4K screens are typically the size of TVs. Apple may have squeezed two of them into its upcoming headset.

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Ross Young, CEO of Display Supply Chain Consultants, tweeted that Apple’s mixed-reality headset expected to debut at the Worldwide Developers Conference on June 5 has 4K displays for each eye.

A supply-chain analyst said Apple’s anticipated mixed-reality headset has 4K displays for each eye.
Apple is expected to unveil the roughly $3,000 headset at its WWDC on June 5.
Other reports say the headset has multiple cameras and auto-adjusting lenses, and is goggle-shaped.

It sounds like Apple has managed to cram two top-of-the-line screens inside its next major product, which is anticipated to be less than a week away from being unveiled.

The latest rumbling about Apple’s mixed-reality headset is that there will be two 4K resolution displays, one for each eye, according to a tweet from Ross Young, CEO of Display Supply Chain Consultants.

Apple is expected to debut its first mixed-reality headset at the Worldwide Developers Conference on June 5. If it does unveil the headset next week, it will be Apple’s newest major product line since the Apple Watch was released in 2015. 

The information on the screens within the device isn’t official, but Young, whose Twitter bio says he has over 25 years of experience in the display tech industry, has been accurate in the past with his predictions about unreleased Apple products.

In addition to 4K displays, which would be in two 1.41-inch Micro OLED screens, Young tweeted that the headset can achieve over 5,000 nits of brightness — far brighter than most displays.

Previous reports on the rumored headset’s specs, say it will be goggle-shaped with multiple cameras, and include auto-adjusting lenses, a physical dial to switch between virtual reality and real life, and in-air typing with hand gestures and eye movements. People close to the headset project told The Information that the device is expected to cost at least $3,000.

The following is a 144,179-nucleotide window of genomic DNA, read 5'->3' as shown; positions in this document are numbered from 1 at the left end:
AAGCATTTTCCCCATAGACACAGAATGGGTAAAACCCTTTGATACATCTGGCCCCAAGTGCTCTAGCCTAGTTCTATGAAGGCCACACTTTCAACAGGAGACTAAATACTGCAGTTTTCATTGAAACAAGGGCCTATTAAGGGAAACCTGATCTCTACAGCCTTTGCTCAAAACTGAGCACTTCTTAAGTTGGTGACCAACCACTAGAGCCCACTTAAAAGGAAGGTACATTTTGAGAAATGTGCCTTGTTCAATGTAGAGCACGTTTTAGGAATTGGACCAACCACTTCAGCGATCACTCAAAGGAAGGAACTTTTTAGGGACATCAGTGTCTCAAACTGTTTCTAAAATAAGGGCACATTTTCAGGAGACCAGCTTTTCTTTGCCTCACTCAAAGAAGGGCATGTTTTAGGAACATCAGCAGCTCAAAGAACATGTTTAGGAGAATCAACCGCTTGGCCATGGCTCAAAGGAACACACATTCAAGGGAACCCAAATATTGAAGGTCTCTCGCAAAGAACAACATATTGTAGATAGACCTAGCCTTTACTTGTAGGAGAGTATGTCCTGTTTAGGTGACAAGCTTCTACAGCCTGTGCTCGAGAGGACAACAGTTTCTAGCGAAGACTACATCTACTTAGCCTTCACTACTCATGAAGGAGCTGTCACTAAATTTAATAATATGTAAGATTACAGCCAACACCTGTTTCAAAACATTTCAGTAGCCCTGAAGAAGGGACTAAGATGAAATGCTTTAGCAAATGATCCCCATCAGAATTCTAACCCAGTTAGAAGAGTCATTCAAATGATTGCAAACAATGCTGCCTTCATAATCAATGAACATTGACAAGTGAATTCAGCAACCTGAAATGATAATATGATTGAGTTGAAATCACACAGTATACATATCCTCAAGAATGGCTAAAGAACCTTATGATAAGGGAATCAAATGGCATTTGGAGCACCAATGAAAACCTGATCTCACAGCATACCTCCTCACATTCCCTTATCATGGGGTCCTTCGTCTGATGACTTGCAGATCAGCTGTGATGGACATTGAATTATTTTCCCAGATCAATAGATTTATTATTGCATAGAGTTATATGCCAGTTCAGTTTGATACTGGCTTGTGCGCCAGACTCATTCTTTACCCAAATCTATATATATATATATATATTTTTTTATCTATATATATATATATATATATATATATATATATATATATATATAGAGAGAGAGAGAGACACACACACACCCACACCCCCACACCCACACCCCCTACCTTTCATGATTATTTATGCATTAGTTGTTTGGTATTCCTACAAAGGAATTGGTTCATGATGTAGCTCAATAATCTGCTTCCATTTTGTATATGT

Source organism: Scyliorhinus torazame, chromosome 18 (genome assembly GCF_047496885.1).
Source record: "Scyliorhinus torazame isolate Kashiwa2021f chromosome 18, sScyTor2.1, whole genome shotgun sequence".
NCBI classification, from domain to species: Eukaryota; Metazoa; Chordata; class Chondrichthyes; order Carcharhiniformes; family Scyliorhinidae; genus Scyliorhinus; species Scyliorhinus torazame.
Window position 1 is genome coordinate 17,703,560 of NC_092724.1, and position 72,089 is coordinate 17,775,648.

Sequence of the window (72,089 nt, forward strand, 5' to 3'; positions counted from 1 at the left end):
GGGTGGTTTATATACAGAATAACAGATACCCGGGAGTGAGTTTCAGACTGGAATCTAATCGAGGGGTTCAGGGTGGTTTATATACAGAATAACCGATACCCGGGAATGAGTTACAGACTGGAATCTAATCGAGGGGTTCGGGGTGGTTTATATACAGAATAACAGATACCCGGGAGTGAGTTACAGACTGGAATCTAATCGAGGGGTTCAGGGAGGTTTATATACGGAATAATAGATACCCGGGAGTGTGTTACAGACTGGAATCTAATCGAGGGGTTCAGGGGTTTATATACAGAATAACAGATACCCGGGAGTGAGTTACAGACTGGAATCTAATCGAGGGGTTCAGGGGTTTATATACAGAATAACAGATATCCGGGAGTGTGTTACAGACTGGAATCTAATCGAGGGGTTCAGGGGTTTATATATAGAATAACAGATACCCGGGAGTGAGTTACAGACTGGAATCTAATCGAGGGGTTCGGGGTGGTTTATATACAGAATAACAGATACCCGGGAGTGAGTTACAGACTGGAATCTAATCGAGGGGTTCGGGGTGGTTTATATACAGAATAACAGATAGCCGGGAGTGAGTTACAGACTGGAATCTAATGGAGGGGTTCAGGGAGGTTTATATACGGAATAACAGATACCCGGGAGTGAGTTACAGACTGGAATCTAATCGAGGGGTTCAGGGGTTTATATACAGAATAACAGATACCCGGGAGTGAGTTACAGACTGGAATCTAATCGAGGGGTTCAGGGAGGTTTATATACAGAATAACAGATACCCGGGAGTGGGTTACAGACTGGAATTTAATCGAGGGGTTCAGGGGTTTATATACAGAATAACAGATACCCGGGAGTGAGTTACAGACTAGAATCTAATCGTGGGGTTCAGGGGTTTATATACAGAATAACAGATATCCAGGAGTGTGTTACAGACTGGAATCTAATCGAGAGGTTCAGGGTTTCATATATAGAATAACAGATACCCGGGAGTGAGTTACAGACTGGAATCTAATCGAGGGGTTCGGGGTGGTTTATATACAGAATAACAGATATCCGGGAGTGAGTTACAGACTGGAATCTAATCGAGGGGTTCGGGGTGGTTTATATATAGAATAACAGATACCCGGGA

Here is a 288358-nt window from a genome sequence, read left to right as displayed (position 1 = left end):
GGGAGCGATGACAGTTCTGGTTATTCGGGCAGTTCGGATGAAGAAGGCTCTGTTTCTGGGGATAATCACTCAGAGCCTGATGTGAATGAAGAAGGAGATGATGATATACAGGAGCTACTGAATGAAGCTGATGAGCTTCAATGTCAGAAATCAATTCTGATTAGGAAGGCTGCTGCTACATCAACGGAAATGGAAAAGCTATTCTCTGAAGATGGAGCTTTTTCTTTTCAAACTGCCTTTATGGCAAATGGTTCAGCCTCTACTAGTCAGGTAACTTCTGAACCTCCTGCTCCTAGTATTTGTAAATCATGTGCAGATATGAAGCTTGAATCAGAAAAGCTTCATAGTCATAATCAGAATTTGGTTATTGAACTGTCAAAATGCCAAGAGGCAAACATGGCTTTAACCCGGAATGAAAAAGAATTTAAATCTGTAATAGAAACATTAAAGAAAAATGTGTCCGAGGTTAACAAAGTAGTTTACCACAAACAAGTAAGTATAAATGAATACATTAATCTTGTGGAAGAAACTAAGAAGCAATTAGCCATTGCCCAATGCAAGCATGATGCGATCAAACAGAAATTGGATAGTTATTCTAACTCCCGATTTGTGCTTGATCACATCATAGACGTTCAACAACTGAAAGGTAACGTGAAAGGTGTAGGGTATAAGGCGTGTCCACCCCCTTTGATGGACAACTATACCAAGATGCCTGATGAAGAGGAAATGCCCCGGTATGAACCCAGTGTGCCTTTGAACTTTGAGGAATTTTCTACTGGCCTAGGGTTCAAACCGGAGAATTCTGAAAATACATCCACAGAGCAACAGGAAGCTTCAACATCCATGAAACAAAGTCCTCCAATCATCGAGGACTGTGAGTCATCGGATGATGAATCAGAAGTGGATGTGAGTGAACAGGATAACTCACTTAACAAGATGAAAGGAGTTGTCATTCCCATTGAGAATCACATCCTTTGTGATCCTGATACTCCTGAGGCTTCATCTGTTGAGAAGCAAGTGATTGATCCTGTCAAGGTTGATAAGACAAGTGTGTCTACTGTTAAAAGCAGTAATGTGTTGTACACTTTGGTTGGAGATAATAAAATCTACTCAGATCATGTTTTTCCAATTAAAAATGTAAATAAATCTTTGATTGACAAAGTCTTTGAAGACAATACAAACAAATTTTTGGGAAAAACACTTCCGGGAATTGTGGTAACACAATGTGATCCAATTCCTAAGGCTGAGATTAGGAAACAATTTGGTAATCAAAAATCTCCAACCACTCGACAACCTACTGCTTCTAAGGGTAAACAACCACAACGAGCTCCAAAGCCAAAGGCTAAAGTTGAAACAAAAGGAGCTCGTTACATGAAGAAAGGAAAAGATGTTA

Apple did not immediately respond to Insider’s request for comment ahead of publication.

The company has been working on a mixed-reality headset for seven years, Bloomberg previously reported. The road to its announcement hasn’t exactly been smooth — Apple missed previous deadlines in 2019 and 2022 to release and ship out the product, according to The Information. As recently as March of this year, some employees involved with the headset told The New York Times the headset’s expected June release could be postponed again because of an uncertain economy, although recent reports suggest it’s still set to be announced at WWDC.

On top of that, some Apple employees are reportedly concerned about the headset’s price, how useful it is, how it will perform, and how it will feel. A new report from The Information highlights challenges Apple’s engineering team faced while designing the headset, including the headset’s curved front-facing glass that sources familiar with the headset worried is more prone to shattering and could injure the wearer.

A former Apple marketing executive previously told Insider that if rumors and leaks about the headset “are correct,” it would end up being “a very un-Apple product,” and pointed to the lack of a major market for similar headsets from competitors like Magic Leap and Microsoft.

“Apple builds devices that can be sold in the millions with a solid profit margin, not high cost ‘experiments’ to be unveiled in public and sold to developers or enthusiasts with deep pockets,” Michael Gartenberg told Insider. “This is a doomed model that Google tried with Glass & Microsoft with HoloLens.”

Of course, Apple has a strong track record of entering an industry at the right time, capitalizing on the company’s loyal customers with strong design, and eventually dominating the market (the Apple Watch is a recent example).

If Young’s prediction on the displays within Apple’s headset prove correct, Apple could be gearing up to wow people with a headset unlike any other currently on the market.

But with an expected sky-high price tag, the key question will be whether that’ll be enough to get people to finally buy into strapping a computer to their face.

Read the original article on Business Insider

​Tech Insider, Apple, Headset, Mixed Reality, Apple AR headset, Apple VR headset, WWDC  

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